- Celebrating success is generally much more fun than learning from failure. But the latter is sometimes more necessary.
Eighty percent of nearly 300 healthcare providers surveyed last month said ICD-10 implementation was an overall success, according to KPMG’s online webcast survey. Twenty-eight percent of respondents said the transition was smooth. Fifty-one percent noted general success, albeit “a few technical issues.”
On the flipside, 11 percent described their overall ICD-10 experience as a “failure.” This 11 percent “bears watching,” and is “cause for caution,” wrote HealthITInteroperability.com earlier this month.
The most common ICD-10 challenges for healthcare providers, said KPMG, included rejected medical claims, clinical documentation and physician education, lower revenue because of coding delay, and information technology glitches.
In light of this 11 percent seeing "failure," perhaps it is too soon to celebrate. Commented Joshua Berman, Director of ICD-10 at RelayHealth Financial, to RevCycleIntelligence.com, “I don't want people to get lax. I want people to celebrate the successes, for sure, but we're not done yet.”
Healthcare providers need to “dedicate more attention to the quality and specificity of clinical documentation to reduce rejected medical insurance claims,” stated Catherine O’Leary, KPMG’s Managing Director.
“Organizations are beginning to see dips in cash flow due to payers delaying the processing of ICD-10 claims while they ensure their ability to appropriately adjudicate these claims, while others are seeing an increase in claim denials over pre-ICD-10 levels,” asserted Craig S. Greenberg, CMPE, Director, Advisory at KPMG.
Greenberg (pictured above) chatted with RevCycleIntelligence.com to further explain the greater implications of KPMG’s survey results.
RevCycleIntelligence.com: What did the 11 percent not do that the rest did well?
Craig S. Greenberg: The 11 percent may not have mediated their systems to the extent they needed to for claim submission or done testing with payers. They may not have provided in-depth training for their providers around improving their clinical documentation capabilities. The approach we take with clients is to train providers to be excellent documenters rather than coders.
RevCycleIntelligence.com: What should organizations be focused on?
CG: It's especially important with ICD-10 to evaluate IT systems, processes, workflows, and staffing models. In particular, from a revenue management perspective it is important to ensure IT systems are optimized for operational efficiency and performance.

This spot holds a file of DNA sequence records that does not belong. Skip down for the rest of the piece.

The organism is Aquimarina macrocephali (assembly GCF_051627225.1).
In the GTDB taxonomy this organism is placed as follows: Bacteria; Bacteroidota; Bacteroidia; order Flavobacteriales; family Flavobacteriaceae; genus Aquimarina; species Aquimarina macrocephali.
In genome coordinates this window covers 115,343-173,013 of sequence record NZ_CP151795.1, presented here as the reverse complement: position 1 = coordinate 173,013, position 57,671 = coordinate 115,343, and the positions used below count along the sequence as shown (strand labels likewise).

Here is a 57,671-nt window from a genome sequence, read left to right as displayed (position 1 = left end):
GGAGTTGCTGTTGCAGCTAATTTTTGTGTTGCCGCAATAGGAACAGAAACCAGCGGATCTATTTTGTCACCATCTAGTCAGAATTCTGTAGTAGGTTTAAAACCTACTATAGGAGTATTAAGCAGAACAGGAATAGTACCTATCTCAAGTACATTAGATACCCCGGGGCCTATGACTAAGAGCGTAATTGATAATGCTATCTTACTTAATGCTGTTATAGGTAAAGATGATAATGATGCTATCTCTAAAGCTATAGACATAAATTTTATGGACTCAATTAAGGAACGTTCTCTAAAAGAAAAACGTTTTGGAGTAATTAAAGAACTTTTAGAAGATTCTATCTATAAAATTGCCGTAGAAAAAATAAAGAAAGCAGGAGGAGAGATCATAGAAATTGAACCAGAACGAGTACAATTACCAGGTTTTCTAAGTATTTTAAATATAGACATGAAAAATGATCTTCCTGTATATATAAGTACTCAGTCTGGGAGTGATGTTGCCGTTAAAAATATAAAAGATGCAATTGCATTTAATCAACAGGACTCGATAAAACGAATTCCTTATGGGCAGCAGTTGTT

[Regarding business intelligence (BI) reporting,] many organizations do not receive management and clinical reports in a timely manner. Reporting capabilities must be secured to ensure that organizational leadership has the ability to proactively review key performance metrics and take action as required.
RevCycleIntelligence.com: What are your strategies for doing this?
CG: We did this through the utilization of a BI tool that can aggregate data easily and provide daily high-level reports for leadership through the provision of daily dashboard reports.
A lot of organizations have dashboards but they don't necessarily have drilldown capabilities to conduct a root cause analysis for metrics moving in the wrong direction.
Benchmarking is also a key component to an effective ongoing revenue cycle management strategy. It’s important to have targets so you know what you're measuring against, both internally against your past performance and externally against industry standards.
You can’t hit a target you can't see. Bridging that gap is important in terms of looking at root cause problems and being proactive.
RevCycleIntelligence.com: How important is the BI tool in relation to revenue cycle?
CG: When you step outside of revenue cycle and pure cash flow and talk about compliance, it’s important to identify any out of the ordinary behavior from a billing, coding, or documentation perspective, so you can be proactive.
BI tools can help determine that. [You] want to take action before someone else external to your organization is informing you of the problem(s).
But that creates a whole host of other issues. The BI tool is important from the standpoint of revenue cycle driving cash, but it’s also important to look at your edits, documentation tendencies, and trends.
RevCycleIntelligence.com: What is most important from a Clinical Documentation Improvement (CDI) standpoint?
CG: Establishing a program. A lot of organizations have it on their radar and are implementing or modifying existing programs.
An effective CDI program begins with buy-in and support. There has to be buy-in from the top down, from administrative and clinical leadership and throughout the organization.
RevCycleIntelligence.com: What is the CDI / revenue cycle connection?
CG: You want to make sure you're billing in a compliant manner.
There are three things about billing. You want to get every dollar you're entitled to. You want to receive payment as fast as possible. And, you want to make sure you're doing it in a legal manner. That’s the core of a revenue cycle.
The CDI program along with an optimized revenue cycle process and a revenue cycle management team is extremely important for organizations to make sure they're getting everything they're entitled to and doing it in a compliant manner.
A lot of organizations we work with were rolling out and implementing ICD-10 at the same time as trying implement a CDI program. It was a challenge but, those organizations at least have a head start. And they have policies and procedures now they may not have had a year ago. Therefore, they are certainly on the right road to building a sustainable CDI program.